Underneath the appearance of affluence (for the dwindling number who even have that) what most characterizes our modern industrial civilization culture is a severe and growing scarcity of everything that is important for a healthy and resilient human society.

No surprise then that we see an epidemic of acedic psychological and physical coping mechanisms: depression and anxiety disorders, addictions, attention disorders, autoimmune diseases, compulsive behaviours, self-destructive behaviours, and hoarding behaviours (the ultra-rich are furiously buying up remote islands and farmlands in the absurd belief they will provide sanctuary as economic, political and climate collapse worsens).

One of those self-destructive behaviours is supporting the psychotics who (just as the fascist/corporatist leaders did a century ago) promise a return to the good old days, the old order, and the old values, promise hope of a better tomorrow, stir up xenophobia and civil hatred through lies and promises of more for their followers and less for their “enemies”, and promise more autonomy for individuals (making “government” the inevitable whipping-boy), and more security against the trumped-up enemies. People afflicted with acedia voted for Trump, Bush, May, Brexit, Harper, Ford and the growing number of angry damaged megalomaniacs gaining power all over the world. You can’t blame them. When people are desperate and angry and feel hopeless and helpless they’re ready to try anything different from what they feel has led to the current (personal and collective) malaise. They can no longer care.

It’s subtle and deceptive, this wave of acedia, this wave of anger, fear and “sorrow of the world”. It manifests in different ways among different demographics, but it afflicts us all. Gene McCarthy used the term acedia in the 60s to describe the sentiment of those fighting the military-industrial complex and the continuation of the Vietnam War and other wars of colonial occupation and resource theft. Once that war ended, his concern about it getting out of hand was quickly ignored by the media and citizens alike. Now it’s back.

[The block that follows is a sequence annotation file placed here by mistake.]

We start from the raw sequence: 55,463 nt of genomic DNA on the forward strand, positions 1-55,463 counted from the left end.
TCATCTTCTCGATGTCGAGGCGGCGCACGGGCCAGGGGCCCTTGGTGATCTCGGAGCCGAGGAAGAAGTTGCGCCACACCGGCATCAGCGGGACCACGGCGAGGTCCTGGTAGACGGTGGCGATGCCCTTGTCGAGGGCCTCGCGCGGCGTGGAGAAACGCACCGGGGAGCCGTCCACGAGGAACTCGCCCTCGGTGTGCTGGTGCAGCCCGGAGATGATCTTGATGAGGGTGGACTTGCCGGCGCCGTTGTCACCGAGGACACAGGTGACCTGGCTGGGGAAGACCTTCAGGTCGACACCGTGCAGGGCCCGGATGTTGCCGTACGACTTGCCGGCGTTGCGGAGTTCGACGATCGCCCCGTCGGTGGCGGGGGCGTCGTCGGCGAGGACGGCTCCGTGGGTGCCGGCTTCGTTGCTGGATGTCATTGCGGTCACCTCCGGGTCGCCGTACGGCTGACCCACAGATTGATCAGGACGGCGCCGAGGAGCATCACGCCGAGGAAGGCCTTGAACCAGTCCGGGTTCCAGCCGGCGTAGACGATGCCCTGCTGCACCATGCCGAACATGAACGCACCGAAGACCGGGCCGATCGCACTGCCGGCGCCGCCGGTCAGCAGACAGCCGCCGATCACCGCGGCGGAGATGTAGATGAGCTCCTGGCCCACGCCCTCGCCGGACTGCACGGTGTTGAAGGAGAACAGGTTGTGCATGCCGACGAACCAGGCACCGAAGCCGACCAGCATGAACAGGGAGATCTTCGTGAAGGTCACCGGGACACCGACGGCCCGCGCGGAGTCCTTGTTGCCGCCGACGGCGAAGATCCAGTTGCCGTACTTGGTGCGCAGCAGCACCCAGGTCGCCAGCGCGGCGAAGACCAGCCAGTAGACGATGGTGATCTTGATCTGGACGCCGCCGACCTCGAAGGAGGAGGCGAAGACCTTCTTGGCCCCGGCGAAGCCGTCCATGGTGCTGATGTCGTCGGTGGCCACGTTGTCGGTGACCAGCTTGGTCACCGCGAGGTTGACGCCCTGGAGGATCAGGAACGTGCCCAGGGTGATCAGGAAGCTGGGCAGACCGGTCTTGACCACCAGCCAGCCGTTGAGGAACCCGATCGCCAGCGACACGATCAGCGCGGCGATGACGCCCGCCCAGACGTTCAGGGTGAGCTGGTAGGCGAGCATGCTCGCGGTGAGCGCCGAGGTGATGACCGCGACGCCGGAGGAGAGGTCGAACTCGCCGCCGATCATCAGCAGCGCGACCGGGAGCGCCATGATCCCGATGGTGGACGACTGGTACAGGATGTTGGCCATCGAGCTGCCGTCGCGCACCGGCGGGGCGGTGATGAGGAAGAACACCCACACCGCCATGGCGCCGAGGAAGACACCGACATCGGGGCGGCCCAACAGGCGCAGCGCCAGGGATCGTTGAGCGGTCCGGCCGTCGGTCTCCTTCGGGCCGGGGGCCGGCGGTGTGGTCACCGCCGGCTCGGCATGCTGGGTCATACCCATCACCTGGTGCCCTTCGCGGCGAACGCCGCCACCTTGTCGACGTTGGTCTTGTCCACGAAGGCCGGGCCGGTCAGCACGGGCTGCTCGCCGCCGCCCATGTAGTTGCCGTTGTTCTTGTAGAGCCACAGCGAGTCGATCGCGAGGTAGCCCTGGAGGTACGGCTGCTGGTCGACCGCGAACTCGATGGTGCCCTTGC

There is likely nothing that can be done to stem it, but we can at least be aware of the phenomenon, as acedia builds and gives way to growing chaos and then to collapse. Gabor stresses the need for us to start (over) with small children, giving them at least a sense of safe attachment, and then a sense of belonging, and enabling them to realize and fill the remaining essential needs in the list above. But for all of us, he says, the key is to stop blaming (our genetics, our parents etc) and recognize that we’re all doing our best and that our coping mechanisms (depression, addiction, attention disorders, autoimmune disorders etc) are perfectly understandable but ultimately unhealthy for us, so we would be best to strive to find a way of living that meets the eight essential needs as well as possible, even if that requires some dramatic changes in our lives.

David’s only prescription is to exercise as much freedom as we can muster (he wrote his Master’s thesis on free will) in the choice of what we pay attention to, rather than automatically falling back into our “natural default setting”.

That’s unlikely to make a difference for the billions already sliding into acedia, whose collective actions and inactions are likely to usher in an era of chaos (already evident in several political capitals) and empower psychopaths and despots who will churn things up further. But at least, instead of blaming them, or the media, or anyone or anything else, we will be aware that this is what inevitably happens as a culture reaches the scale and the limits at which it can no longer meet the essential needs of its members.

It’s going to be a rough ride, and I was hoping it wouldn’t be accelerating as soon or as quickly as it now appears to be. Maybe, like in 1945, we’ll avoid the bang again, and get to witness the whimper; if so, it will be perhaps the most astonishing one our planet has yet witnessed.

But it won’t be the end of the world.